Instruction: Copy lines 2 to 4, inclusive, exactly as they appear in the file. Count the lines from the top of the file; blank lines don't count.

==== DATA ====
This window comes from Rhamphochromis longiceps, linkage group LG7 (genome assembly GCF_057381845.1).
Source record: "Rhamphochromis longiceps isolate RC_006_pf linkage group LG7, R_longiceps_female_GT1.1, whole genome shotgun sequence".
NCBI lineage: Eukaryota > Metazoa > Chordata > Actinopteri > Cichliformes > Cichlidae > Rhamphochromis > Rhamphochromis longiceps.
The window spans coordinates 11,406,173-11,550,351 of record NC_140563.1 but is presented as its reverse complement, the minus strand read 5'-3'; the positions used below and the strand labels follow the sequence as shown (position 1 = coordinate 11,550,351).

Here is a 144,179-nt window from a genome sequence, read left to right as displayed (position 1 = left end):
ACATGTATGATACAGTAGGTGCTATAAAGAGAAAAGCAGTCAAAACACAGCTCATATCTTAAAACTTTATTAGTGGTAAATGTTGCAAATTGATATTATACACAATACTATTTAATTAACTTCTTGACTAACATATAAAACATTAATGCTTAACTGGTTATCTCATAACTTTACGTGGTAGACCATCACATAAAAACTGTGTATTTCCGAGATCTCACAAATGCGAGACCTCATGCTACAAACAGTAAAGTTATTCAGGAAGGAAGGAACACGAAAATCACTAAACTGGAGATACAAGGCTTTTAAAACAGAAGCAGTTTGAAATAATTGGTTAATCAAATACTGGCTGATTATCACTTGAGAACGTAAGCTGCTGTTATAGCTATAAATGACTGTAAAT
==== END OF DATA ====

Source record: "Rhamphochromis longiceps isolate RC_006_pf linkage group LG7, R_longiceps_female_GT1.1, whole genome shotgun sequence".
NCBI lineage: Eukaryota > Metazoa > Chordata > Actinopteri > Cichliformes > Cichlidae > Rhamphochromis > Rhamphochromis longiceps.
The window spans coordinates 11,406,173-11,550,351 of record NC_140563.1 but is presented as its reverse complement, the minus strand read 5'-3'; the positions used below and the strand labels follow the sequence as shown (position 1 = coordinate 11,550,351).